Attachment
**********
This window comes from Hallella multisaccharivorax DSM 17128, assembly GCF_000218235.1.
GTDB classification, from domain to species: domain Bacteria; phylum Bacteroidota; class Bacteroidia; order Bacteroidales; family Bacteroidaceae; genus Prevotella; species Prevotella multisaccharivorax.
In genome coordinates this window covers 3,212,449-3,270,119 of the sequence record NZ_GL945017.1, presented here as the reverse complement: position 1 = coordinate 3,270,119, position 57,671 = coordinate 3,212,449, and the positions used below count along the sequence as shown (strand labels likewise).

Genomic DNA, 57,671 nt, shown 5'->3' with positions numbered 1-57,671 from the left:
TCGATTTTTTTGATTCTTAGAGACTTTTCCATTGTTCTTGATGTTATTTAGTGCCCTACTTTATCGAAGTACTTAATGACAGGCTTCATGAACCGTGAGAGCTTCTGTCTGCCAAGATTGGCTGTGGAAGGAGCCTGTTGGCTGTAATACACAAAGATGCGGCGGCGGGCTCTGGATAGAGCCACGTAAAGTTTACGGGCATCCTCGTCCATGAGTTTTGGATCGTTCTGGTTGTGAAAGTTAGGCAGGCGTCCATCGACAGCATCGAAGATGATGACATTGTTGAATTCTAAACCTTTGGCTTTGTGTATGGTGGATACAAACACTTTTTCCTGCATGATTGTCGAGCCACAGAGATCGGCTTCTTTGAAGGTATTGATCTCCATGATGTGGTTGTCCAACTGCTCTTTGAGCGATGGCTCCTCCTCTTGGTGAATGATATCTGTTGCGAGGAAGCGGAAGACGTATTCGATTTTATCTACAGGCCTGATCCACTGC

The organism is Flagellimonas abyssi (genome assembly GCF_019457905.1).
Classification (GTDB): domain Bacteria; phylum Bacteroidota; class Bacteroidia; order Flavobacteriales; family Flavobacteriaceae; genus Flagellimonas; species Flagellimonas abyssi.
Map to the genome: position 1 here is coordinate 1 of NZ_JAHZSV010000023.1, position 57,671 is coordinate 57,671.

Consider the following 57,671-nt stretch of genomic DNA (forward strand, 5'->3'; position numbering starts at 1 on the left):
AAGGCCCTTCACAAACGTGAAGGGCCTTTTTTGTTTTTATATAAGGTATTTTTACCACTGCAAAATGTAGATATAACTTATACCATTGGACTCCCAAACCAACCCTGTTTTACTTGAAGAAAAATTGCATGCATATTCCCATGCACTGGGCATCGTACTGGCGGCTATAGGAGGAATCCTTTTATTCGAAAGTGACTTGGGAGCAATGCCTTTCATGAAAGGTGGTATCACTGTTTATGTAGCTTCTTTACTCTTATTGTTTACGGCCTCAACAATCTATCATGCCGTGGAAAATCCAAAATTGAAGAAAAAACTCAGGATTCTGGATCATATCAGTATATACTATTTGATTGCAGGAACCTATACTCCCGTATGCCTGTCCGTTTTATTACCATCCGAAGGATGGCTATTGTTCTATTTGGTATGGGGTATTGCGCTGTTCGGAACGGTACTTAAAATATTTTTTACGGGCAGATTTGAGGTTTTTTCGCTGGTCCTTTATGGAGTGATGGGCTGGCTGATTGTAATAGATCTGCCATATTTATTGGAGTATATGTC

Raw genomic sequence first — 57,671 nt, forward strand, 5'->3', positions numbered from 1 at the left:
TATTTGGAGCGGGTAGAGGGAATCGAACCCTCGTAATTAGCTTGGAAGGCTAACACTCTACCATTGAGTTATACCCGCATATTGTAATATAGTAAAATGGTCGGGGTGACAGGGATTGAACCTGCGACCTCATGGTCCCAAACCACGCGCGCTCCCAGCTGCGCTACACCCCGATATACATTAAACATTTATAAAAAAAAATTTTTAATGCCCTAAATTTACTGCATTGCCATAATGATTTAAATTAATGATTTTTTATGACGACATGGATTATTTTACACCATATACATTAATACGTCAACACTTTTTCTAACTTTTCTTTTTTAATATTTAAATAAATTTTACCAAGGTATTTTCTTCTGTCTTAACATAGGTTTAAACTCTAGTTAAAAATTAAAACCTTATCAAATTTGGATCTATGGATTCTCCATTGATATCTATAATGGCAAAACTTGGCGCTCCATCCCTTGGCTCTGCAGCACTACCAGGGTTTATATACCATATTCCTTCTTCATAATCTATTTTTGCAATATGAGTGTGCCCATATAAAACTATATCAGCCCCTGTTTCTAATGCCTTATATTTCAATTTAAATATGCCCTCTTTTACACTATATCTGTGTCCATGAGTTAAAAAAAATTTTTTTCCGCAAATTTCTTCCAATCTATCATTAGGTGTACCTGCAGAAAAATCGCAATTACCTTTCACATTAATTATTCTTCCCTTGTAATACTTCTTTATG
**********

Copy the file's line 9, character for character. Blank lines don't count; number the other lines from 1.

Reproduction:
Consider the following 57,671-nt stretch of genomic DNA (forward strand, 5'->3'; position numbering starts at 1 on the left):